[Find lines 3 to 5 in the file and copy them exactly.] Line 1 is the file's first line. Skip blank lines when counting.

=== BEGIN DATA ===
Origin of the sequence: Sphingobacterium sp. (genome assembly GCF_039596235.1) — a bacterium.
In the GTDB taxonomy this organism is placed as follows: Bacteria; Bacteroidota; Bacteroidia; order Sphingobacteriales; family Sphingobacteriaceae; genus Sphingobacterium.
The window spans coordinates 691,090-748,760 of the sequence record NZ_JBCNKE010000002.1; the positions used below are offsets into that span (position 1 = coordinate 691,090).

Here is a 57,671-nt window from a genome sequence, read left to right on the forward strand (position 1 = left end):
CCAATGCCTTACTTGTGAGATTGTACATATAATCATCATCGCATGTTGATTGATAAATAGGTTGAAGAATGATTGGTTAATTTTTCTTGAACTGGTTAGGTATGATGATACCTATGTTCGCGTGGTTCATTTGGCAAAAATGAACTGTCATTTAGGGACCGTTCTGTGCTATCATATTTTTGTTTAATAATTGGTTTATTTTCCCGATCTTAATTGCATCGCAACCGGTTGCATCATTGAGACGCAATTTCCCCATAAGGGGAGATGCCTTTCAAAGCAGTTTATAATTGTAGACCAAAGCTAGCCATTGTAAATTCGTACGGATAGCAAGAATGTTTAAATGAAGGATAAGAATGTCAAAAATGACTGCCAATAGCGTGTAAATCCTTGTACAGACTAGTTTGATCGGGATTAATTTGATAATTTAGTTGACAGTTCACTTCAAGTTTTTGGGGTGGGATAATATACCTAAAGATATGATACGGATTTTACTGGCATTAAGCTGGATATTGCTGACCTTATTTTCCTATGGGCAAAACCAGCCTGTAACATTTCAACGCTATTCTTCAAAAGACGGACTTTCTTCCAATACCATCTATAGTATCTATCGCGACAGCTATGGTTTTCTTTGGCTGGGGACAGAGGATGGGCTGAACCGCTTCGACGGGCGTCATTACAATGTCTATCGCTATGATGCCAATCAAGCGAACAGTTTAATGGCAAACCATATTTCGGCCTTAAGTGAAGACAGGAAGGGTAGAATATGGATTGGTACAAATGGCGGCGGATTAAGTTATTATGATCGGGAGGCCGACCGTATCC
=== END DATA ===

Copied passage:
The window spans coordinates 691,090-748,760 of the sequence record NZ_JBCNKE010000002.1; the positions used below are offsets into that span (position 1 = coordinate 691,090).

Here is a 57,671-nt window from a genome sequence, read left to right on the forward strand (position 1 = left end):
CCAATGCCTTACTTGTGAGATTGTACATATAATCATCATCGCATGTTGATTGATAAATAGGTTGAAGAATGATTGGTTAATTTTTCTTGAACTGGTTAGGTATGATGATACCTATGTTCGCGTGGTTCATTTGGCAAAAATGAACTGTCATTTAGGGACCGTTCTGTGCTATCATATTTTTGTTTAATAATTGGTTTATTTTCCCGATCTTAATTGCATCGCAACCGGTTGCATCATTGAGACGCAATTTCCCCATAAGGGGAGATGCCTTTCAAAGCAGTTTATAATTGTAGACCAAAGCTAGCCATTGTAAATTCGTACGGATAGCAAGAATGTTTAAATGAAGGATAAGAATGTCAAAAATGACTGCCAATAGCGTGTAAATCCTTGTACAGACTAGTTTGATCGGGATTAATTTGATAATTTAGTTGACAGTTCACTTCAAGTTTTTGGGGTGGGATAATATACCTAAAGATATGATACGGATTTTACTGGCATTAAGCTGGATATTGCTGACCTTATTTTCCTATGGGCAAAACCAGCCTGTAACATTTCAACGCTATTCTTCAAAAGACGGACTTTCTTCCAATACCATCTATAGTATCTATCGCGACAGCTATGGTTTTCTTTGGCTGGGGACAGAGGATGGGCTGAACCGCTTCGACGGGCGTCATTACAATGTCTATCGCTATGATGCCAATCAAGCGAACAGTTTAATGGCAAACCATATTTCGGCCTTAAGTGAAGACAGGAAGGGTAGAATATGGATTGGTACAAATGGCGGCGGATTAAGTTATTATGATCGGGAGGCCGACCGTATCC